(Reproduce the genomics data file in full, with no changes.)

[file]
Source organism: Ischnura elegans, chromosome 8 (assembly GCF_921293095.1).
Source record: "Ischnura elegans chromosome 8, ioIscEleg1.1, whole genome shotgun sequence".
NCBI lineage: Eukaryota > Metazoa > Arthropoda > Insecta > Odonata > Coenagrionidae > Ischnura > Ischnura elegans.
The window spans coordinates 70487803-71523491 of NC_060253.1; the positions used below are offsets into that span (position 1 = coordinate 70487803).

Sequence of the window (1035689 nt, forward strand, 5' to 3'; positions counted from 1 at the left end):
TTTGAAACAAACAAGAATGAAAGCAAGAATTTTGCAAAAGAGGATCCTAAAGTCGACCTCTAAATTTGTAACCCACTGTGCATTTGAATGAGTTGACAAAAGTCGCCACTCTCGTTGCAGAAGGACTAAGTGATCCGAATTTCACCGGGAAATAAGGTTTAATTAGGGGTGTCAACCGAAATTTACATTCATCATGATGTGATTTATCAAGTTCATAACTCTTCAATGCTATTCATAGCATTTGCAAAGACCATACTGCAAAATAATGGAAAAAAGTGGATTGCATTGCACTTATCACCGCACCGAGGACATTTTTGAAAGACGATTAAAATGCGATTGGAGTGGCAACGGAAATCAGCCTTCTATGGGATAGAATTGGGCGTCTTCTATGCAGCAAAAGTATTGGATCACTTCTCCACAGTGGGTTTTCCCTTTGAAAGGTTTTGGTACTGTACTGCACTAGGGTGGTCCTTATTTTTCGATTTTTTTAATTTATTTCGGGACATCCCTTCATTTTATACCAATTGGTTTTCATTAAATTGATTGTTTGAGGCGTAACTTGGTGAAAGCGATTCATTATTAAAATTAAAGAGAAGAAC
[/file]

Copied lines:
Source organism: Ischnura elegans, chromosome 8 (assembly GCF_921293095.1).
Source record: "Ischnura elegans chromosome 8, ioIscEleg1.1, whole genome shotgun sequence".
NCBI lineage: Eukaryota > Metazoa > Arthropoda > Insecta > Odonata > Coenagrionidae > Ischnura > Ischnura elegans.
The window spans coordinates 70487803-71523491 of NC_060253.1; the positions used below are offsets into that span (position 1 = coordinate 70487803).

Sequence of the window (1035689 nt, forward strand, 5' to 3'; positions counted from 1 at the left end):
TTTGAAACAAACAAGAATGAAAGCAAGAATTTTGCAAAAGAGGATCCTAAAGTCGACCTCTAAATTTGTAACCCACTGTGCATTTGAATGAGTTGACAAAAGTCGCCACTCTCGTTGCAGAAGGACTAAGTGATCCGAATTTCACCGGGAAATAAGGTTTAATTAGGGGTGTCAACCGAAATTTACATTCATCATGATGTGATTTATCAAGTTCATAACTCTTCAATGCTATTCATAGCATTTGCAAAGACCATACTGCAAAATAATGGAAAAAAGTGGATTGCATTGCACTTATCACCGCACCGAGGACATTTTTGAAAGACGATTAAAATGCGATTGGAGTGGCAACGGAAATCAGCCTTCTATGGGATAGAATTGGGCGTCTTCTATGCAGCAAAAGTATTGGATCACTTCTCCACAGTGGGTTTTCCCTTTGAAAGGTTTTGGTACTGTACTGCACTAGGGTGGTCCTTATTTTTCGATTTTTTTAATTTATTTCGGGACATCCCTTCATTTTATACCAATTGGTTTTCATTAAATTGATTGTTTGAGGCGTAACTTGGTGAAAGCGATTCATTATTAAAATTAAAGAGAAGAAC